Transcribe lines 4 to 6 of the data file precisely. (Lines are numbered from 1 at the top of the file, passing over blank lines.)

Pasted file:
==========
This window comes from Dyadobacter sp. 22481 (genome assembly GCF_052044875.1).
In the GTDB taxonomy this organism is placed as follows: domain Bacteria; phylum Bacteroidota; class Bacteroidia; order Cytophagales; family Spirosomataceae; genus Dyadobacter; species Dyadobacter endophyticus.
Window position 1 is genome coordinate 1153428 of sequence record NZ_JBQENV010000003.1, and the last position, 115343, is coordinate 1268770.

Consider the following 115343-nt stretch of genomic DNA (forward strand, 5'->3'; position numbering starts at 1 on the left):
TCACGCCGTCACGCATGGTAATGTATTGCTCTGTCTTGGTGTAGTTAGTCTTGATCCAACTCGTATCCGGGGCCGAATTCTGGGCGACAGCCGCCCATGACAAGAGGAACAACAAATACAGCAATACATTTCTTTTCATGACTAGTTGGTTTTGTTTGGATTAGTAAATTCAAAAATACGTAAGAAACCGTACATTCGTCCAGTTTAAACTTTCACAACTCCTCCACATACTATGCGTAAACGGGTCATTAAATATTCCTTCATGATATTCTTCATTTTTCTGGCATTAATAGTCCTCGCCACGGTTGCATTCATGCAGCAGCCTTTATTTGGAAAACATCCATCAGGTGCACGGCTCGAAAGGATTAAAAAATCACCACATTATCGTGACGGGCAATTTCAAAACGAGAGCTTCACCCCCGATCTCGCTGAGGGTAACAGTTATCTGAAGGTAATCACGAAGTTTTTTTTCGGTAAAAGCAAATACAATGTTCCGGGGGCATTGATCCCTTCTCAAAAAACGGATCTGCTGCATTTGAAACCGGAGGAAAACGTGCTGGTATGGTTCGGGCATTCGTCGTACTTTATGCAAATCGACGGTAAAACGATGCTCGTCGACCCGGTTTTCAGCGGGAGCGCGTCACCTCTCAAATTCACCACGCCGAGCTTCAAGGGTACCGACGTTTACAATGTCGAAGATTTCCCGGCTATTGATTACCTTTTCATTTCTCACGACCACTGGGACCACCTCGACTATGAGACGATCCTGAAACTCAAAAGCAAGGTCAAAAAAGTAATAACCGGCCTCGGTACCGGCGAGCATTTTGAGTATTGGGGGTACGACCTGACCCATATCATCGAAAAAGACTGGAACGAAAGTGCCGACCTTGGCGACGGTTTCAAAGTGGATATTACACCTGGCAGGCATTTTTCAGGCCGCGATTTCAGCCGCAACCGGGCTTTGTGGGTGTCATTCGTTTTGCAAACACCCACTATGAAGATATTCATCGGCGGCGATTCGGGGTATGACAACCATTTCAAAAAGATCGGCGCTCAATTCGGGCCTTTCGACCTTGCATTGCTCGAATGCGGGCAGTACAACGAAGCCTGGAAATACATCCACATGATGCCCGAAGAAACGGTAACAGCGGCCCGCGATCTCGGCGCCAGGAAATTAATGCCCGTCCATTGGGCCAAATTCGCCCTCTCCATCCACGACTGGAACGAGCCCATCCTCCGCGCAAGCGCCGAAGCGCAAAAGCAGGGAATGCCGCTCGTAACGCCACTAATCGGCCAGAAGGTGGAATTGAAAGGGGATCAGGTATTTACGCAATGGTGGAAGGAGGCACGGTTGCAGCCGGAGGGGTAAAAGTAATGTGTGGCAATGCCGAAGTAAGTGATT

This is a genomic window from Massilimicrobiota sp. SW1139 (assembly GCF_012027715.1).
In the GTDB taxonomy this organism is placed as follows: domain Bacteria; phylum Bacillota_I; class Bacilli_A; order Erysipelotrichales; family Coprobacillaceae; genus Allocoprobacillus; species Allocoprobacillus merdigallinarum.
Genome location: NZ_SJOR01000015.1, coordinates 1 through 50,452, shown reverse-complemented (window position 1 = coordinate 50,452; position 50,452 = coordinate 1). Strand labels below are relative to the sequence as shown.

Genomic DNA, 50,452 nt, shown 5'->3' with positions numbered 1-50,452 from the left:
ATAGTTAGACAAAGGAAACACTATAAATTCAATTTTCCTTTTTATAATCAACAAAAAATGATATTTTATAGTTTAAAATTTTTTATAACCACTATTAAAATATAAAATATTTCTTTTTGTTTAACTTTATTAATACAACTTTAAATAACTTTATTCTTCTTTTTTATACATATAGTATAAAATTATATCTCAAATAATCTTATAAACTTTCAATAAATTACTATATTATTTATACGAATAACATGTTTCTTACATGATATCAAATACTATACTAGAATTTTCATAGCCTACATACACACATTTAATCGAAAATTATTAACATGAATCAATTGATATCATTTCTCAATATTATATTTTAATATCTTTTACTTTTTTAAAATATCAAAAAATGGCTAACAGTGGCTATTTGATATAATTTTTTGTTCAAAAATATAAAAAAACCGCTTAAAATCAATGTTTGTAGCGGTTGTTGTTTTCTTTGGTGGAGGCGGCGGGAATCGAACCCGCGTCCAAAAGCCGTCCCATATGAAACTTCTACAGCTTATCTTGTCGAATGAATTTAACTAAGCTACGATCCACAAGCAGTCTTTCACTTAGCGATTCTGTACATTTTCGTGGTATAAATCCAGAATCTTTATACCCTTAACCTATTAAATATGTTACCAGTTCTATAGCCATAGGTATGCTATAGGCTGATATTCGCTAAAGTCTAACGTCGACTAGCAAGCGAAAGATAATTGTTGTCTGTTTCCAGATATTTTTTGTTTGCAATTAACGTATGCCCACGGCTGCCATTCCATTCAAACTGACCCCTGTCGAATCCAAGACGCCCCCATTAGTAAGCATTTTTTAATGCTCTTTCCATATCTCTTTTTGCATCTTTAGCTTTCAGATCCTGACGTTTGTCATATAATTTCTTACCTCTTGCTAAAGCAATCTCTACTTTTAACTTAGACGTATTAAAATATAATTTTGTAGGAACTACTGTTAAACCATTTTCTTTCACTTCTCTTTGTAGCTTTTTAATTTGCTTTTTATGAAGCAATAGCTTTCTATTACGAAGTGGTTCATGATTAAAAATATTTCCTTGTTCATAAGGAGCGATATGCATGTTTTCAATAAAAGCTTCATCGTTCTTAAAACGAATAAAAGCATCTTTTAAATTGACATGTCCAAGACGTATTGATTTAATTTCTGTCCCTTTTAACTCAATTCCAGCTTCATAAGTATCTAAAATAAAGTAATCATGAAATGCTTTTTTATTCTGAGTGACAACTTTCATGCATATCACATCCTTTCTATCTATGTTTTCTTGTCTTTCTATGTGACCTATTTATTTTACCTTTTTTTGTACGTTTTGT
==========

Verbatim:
Consider the following 115343-nt stretch of genomic DNA (forward strand, 5'->3'; position numbering starts at 1 on the left):
TCACGCCGTCACGCATGGTAATGTATTGCTCTGTCTTGGTGTAGTTAGTCTTGATCCAACTCGTATCCGGGGCCGAATTCTGGGCGACAGCCGCCCATGACAAGAGGAACAACAAATACAGCAATACATTTCTTTTCATGACTAGTTGGTTTTGTTTGGATTAGTAAATTCAAAAATACGTAAGAAACCGTACATTCGTCCAGTTTAAACTTTCACAACTCCTCCACATACTATGCGTAAACGGGTCATTAAATATTCCTTCATGATATTCTTCATTTTTCTGGCATTAATAGTCCTCGCCACGGTTGCATTCATGCAGCAGCCTTTATTTGGAAAACATCCATCAGGTGCACGGCTCGAAAGGATTAAAAAATCACCACATTATCGTGACGGGCAATTTCAAAACGAGAGCTTCACCCCCGATCTCGCTGAGGGTAACAGTTATCTGAAGGTAATCACGAAGTTTTTTTTCGGTAAAAGCAAATACAATGTTCCGGGGGCATTGATCCCTTCTCAAAAAACGGATCTGCTGCATTTGAAACCGGAGGAAAACGTGCTGGTATGGTTCGGGCATTCGTCGTACTTTATGCAAATCGACGGTAAAACGATGCTCGTCGACCCGGTTTTCAGCGGGAGCGCGTCACCTCTCAAATTCACCACGCCGAGCTTCAAGGGTACCGACGTTTACAATGTCGAAGATTTCCCGGCTATTGATTACCTTTTCATTTCTCACGACCACTGGGACCACCTCGACTATGAGACGATCCTGAAACTCAAAAGCAAGGTCAAAAAAGTAATAACCGGCCTCGGTACCGGCGAGCATTTTGAGTATTGGGGGTACGACCTGACCCATATCATCGAAAAAGACTGGAACGAAAGTGCCGACCTTGGCGACGGTTTCAAAGTGGATATTACACCTGGCAGGCATTTTTCAGGCCGCGATTTCAGCCGCAACCGGGCTTTGTGGGTGTCATTCGTTTTGCAAACACCCACTATGAAGATATTCATCGGCGGCGATTCGGGGTATGACAACCATTTCAAAAAGATCGGCGCTCAATTCGGGCCTTTCGACCTTGCATTGCTCGAATGCGGGCAGTACAACGAAGCCTGGAAATACATCCACATGATGCCCGAAGAAACGGTAACAGCGGCCCGCGATCTCGGCGCCAGGAAATTAATGCCCGTCCATTGGGCCAAATTCGCCCTCTCCATCCACGACTGGAACGAGCCCATCCTCCGCGCAAGCGCCGAAGCGCAAAAGCAGGGAATGCCGCTCGTAACGCCACTAATCGGCCAGAAGGTGGAATTGAAAGGGGATCAGGTATTTACGCAATGGTGGAAGGAGGCACGGTTGCAGCCGGAGGGGTAAAAGTAATGTGTGGCAATGCCGAAGTAAGTGATT

This is a genomic window from Massilimicrobiota sp. SW1139 (assembly GCF_012027715.1).